Reflections on Vietnam

I just returned from a two-week trip to Vietnam. It is a country I wanted to learn more about. Names of cities like Da Nang and Hue were familiar, but only because – as someone who grew up in the 1970s – they were on the nightly news as part of the reporting on the Vietnam War.

I expected to see some remnants of the war, but there were almost none. In the 47 years since that conflict ended, Vietnam has transformed from suffering under oppressive communist rule to a bastion of free market capitalism.

How it got there is remarkable. Vietnam traces its history back roughly 3,000 years. It has never had a 100-year conflict-free period. It has fought various invaders: the Chinese, French, and most recently Americans.

Following the withdrawal of American forces in 1973, the country was reunified in 1975. An authoritarian, Stalinist regime took power. Many of its citizens, particularly those who sympathized with the Americans, were given long sentences in “reeducation” camps – prisons with primitive conditions. Others fled the country in an exodus known as the “boat people.” Of the 800,000 Vietnamese who fled, nearly half perished at sea.

The communist government nationalized agriculture and industry. In a tragic move, it executed thousands of landowners to distribute farms to the workers.

Farmers worked for the state and had little incentive to produce more than was necessary to satisfy their immediate needs. This led to severe underproduction. A shortage of rice developed, and diets were supplemented with noodles produced from Russian-made flour. According to our tour guide, Yang, those noodles were largely inedible.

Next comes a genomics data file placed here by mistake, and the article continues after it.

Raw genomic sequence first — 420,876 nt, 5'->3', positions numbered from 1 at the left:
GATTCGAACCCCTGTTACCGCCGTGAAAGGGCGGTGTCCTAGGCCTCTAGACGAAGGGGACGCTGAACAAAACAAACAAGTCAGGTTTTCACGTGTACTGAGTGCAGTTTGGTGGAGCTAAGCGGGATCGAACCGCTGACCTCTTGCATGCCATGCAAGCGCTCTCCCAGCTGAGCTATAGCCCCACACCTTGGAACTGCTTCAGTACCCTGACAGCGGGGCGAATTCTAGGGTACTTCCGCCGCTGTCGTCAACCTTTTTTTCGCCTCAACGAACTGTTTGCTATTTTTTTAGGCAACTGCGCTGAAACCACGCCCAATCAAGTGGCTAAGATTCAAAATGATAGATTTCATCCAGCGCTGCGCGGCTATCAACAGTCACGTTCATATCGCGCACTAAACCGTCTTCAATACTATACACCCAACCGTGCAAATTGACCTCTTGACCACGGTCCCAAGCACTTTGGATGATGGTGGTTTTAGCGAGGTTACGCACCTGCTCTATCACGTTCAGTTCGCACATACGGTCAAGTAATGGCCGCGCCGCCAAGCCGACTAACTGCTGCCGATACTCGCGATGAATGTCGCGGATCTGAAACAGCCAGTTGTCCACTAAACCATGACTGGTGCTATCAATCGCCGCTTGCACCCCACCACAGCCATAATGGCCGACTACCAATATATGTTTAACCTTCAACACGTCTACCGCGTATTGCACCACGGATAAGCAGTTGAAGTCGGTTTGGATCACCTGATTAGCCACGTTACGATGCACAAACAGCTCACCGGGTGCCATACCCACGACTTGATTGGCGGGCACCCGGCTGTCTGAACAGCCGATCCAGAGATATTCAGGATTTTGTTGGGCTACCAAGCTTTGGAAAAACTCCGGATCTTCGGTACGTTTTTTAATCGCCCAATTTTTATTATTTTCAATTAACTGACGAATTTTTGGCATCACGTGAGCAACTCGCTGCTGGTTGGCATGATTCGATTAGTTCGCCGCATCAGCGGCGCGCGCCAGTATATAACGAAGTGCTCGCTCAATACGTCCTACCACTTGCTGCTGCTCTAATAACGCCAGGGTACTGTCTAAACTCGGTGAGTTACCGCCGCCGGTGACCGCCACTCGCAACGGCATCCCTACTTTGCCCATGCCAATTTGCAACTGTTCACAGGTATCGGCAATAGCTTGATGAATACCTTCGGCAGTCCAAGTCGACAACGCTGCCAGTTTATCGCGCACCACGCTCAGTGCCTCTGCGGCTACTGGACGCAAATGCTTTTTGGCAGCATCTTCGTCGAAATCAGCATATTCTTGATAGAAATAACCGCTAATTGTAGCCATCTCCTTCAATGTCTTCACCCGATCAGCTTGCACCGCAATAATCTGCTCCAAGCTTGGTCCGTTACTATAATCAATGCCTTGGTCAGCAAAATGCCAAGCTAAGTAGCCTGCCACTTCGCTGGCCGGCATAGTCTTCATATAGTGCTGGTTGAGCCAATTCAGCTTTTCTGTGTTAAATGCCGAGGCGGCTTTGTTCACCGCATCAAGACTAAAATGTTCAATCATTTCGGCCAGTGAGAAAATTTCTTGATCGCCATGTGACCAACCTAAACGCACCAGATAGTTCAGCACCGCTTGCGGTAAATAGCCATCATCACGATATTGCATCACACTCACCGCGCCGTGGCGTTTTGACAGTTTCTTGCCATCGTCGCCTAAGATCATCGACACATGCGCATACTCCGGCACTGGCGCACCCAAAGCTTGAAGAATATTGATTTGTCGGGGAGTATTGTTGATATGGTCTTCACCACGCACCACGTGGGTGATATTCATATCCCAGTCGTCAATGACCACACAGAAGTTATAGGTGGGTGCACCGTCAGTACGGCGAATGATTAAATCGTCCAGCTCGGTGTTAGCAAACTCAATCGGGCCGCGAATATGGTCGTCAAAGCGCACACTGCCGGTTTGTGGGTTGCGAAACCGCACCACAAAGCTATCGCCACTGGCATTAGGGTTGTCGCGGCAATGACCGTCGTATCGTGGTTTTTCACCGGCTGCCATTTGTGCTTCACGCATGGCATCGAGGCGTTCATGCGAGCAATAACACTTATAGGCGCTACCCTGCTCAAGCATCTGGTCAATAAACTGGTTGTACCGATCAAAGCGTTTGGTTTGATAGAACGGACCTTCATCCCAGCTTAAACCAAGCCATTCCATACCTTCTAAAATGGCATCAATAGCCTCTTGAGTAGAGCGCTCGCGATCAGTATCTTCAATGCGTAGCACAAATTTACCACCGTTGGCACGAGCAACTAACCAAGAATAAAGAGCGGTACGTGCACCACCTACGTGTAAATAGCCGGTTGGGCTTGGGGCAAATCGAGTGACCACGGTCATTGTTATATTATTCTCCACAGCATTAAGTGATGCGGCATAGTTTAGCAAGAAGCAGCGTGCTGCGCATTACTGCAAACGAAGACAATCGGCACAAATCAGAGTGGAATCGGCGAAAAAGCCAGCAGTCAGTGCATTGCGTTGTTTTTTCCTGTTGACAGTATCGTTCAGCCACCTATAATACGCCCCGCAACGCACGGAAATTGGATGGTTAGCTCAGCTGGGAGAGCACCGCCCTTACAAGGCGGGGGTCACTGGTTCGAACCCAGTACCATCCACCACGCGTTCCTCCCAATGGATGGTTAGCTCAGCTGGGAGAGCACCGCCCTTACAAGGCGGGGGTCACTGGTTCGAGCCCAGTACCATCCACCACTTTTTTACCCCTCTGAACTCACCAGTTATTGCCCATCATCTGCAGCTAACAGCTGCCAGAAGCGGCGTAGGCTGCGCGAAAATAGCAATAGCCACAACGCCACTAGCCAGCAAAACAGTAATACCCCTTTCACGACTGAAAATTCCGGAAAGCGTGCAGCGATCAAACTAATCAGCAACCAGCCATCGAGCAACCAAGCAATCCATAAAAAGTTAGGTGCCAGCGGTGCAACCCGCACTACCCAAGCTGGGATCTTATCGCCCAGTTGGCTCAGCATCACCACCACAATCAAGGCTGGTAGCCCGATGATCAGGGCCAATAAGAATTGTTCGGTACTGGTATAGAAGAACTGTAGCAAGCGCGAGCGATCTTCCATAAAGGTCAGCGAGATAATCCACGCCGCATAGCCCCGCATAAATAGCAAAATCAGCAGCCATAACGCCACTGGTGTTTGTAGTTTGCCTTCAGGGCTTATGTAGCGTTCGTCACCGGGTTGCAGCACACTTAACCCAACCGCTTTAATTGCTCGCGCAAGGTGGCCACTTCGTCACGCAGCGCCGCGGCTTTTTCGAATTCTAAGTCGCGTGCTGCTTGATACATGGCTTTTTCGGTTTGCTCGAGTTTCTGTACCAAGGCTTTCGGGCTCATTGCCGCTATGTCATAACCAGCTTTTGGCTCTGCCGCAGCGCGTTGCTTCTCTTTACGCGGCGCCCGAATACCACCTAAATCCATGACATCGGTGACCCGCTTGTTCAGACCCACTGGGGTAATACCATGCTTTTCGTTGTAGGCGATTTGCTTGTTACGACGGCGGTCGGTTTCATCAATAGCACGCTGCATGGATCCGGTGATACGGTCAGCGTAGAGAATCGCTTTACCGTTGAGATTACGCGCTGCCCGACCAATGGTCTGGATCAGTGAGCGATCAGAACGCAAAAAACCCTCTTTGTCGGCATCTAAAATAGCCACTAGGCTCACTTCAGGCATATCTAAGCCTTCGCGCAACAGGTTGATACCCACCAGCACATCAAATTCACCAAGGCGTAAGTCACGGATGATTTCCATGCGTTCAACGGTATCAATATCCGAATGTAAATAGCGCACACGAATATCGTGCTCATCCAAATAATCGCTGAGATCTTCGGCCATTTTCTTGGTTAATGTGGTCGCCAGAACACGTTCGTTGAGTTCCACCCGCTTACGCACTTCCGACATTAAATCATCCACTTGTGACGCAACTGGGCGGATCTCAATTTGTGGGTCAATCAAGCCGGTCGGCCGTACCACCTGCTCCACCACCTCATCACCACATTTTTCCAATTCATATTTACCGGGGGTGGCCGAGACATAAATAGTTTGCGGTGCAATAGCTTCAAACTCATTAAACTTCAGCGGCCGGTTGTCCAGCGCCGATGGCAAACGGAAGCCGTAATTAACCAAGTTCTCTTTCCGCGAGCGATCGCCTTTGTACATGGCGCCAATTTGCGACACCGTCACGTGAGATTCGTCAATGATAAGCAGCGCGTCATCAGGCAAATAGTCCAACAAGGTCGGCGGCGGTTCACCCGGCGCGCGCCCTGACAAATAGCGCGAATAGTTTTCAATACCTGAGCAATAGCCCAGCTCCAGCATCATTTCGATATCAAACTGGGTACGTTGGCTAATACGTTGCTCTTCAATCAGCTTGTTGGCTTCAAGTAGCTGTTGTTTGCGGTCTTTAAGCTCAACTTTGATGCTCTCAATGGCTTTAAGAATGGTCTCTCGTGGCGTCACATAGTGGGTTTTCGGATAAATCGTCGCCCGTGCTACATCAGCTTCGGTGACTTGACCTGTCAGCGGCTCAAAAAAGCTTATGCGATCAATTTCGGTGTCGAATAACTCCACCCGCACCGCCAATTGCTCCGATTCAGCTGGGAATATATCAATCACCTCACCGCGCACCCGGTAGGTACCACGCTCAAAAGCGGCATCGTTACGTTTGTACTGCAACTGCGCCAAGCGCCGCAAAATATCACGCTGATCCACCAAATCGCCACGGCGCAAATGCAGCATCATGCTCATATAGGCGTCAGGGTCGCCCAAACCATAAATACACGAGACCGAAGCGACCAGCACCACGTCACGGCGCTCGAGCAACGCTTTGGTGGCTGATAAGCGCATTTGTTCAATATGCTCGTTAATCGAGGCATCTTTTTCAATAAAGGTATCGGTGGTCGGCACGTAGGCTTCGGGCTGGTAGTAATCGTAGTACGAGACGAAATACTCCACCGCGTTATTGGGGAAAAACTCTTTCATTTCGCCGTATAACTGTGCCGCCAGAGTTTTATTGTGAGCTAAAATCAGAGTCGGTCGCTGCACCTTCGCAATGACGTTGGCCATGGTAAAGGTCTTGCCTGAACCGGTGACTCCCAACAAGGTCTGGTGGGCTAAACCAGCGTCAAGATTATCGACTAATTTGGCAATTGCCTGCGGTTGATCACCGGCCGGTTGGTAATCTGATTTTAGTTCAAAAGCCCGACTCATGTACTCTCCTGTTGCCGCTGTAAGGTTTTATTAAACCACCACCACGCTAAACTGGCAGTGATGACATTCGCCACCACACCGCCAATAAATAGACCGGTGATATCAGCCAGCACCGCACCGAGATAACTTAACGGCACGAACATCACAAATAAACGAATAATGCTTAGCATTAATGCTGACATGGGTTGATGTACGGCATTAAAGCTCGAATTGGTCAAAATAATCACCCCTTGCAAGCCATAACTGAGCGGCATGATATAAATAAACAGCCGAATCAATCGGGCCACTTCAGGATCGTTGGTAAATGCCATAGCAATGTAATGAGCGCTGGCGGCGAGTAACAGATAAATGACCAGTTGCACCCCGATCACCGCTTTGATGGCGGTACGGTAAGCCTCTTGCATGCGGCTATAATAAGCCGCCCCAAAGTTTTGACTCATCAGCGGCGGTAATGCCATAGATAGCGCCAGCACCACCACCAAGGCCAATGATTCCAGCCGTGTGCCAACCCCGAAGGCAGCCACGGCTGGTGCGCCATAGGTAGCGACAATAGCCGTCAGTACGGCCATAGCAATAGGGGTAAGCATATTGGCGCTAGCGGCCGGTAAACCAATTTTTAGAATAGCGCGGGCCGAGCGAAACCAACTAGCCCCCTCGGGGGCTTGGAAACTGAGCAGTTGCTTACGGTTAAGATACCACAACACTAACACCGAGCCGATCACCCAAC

The turning point came in 1986, when Nguyen Van Linh was appointed general secretary of the party, overseeing economic policy. Linh had been the mayor of Saigon, where he had experimented with free market policies. Linh quickly liberalized the economy, first by giving landowners and farmers ownership of their properties. No longer subject to communist constraints, rice production soared. This was timely, since the collapse of the Soviet Union in 1989 ended the Russian subsidies upon which the Vietnamese had become dependent.

Starting in the late 1980s, Vietnam’s economy grew at 7% or more and poverty declined rapidly. The U.S. lifted its trade embargo in 1994 and a series of trade agreements between the countries followed.

Vietnam today is one of the fastest developing economies in Southeast Asia. It is a major producer of rice, rubber and oil, and benefits from a large tourism industry. It sill has a one-party, communist government. But that is distinct from the position of general secretary, who controls and maintains its free market economic policy.